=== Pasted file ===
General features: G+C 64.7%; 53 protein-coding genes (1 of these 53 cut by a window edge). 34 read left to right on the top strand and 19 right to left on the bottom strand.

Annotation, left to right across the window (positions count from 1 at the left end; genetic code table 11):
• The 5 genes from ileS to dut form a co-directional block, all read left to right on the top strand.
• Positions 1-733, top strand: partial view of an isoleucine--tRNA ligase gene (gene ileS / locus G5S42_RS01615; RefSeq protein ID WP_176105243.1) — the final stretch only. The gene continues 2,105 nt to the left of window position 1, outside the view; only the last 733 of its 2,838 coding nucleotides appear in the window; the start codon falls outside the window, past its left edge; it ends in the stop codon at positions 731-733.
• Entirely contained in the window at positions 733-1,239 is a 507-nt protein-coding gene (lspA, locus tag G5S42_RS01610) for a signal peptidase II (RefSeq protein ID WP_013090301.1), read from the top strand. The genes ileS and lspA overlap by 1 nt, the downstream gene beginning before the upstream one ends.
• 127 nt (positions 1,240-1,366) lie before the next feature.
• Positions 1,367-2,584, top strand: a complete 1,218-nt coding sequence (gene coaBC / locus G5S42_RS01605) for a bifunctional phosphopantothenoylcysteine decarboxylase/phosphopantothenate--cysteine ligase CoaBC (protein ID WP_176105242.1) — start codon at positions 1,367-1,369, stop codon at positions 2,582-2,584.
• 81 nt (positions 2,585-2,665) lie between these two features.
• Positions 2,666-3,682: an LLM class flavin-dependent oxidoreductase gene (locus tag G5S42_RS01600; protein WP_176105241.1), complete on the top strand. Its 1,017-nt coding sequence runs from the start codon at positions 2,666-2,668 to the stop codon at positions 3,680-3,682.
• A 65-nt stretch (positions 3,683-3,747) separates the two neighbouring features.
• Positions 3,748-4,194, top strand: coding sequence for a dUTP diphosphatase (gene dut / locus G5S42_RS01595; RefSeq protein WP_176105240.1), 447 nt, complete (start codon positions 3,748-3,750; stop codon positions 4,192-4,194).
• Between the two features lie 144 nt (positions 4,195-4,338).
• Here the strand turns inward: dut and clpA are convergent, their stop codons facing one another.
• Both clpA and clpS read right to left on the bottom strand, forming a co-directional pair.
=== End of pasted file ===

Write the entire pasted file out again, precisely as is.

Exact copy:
General features: G+C 64.7%; 53 protein-coding genes (1 of these 53 cut by a window edge). 34 read left to right on the top strand and 19 right to left on the bottom strand.

Annotation, left to right across the window (positions count from 1 at the left end; genetic code table 11):
• The 5 genes from ileS to dut form a co-directional block, all read left to right on the top strand.
• Positions 1-733, top strand: partial view of an isoleucine--tRNA ligase gene (gene ileS / locus G5S42_RS01615; RefSeq protein ID WP_176105243.1) — the final stretch only. The gene continues 2,105 nt to the left of window position 1, outside the view; only the last 733 of its 2,838 coding nucleotides appear in the window; the start codon falls outside the window, past its left edge; it ends in the stop codon at positions 731-733.
• Entirely contained in the window at positions 733-1,239 is a 507-nt protein-coding gene (lspA, locus tag G5S42_RS01610) for a signal peptidase II (RefSeq protein ID WP_013090301.1), read from the top strand. The genes ileS and lspA overlap by 1 nt, the downstream gene beginning before the upstream one ends.
• 127 nt (positions 1,240-1,366) lie before the next feature.
• Positions 1,367-2,584, top strand: a complete 1,218-nt coding sequence (gene coaBC / locus G5S42_RS01605) for a bifunctional phosphopantothenoylcysteine decarboxylase/phosphopantothenate--cysteine ligase CoaBC (protein ID WP_176105242.1) — start codon at positions 1,367-1,369, stop codon at positions 2,582-2,584.
• 81 nt (positions 2,585-2,665) lie between these two features.
• Positions 2,666-3,682: an LLM class flavin-dependent oxidoreductase gene (locus tag G5S42_RS01600; protein WP_176105241.1), complete on the top strand. Its 1,017-nt coding sequence runs from the start codon at positions 2,666-2,668 to the stop codon at positions 3,680-3,682.
• A 65-nt stretch (positions 3,683-3,747) separates the two neighbouring features.
• Positions 3,748-4,194, top strand: coding sequence for a dUTP diphosphatase (gene dut / locus G5S42_RS01595; RefSeq protein WP_176105240.1), 447 nt, complete (start codon positions 3,748-3,750; stop codon positions 4,192-4,194).
• Between the two features lie 144 nt (positions 4,195-4,338).
• Here the strand turns inward: dut and clpA are convergent, their stop codons facing one another.
• Both clpA and clpS read right to left on the bottom strand, forming a co-directional pair.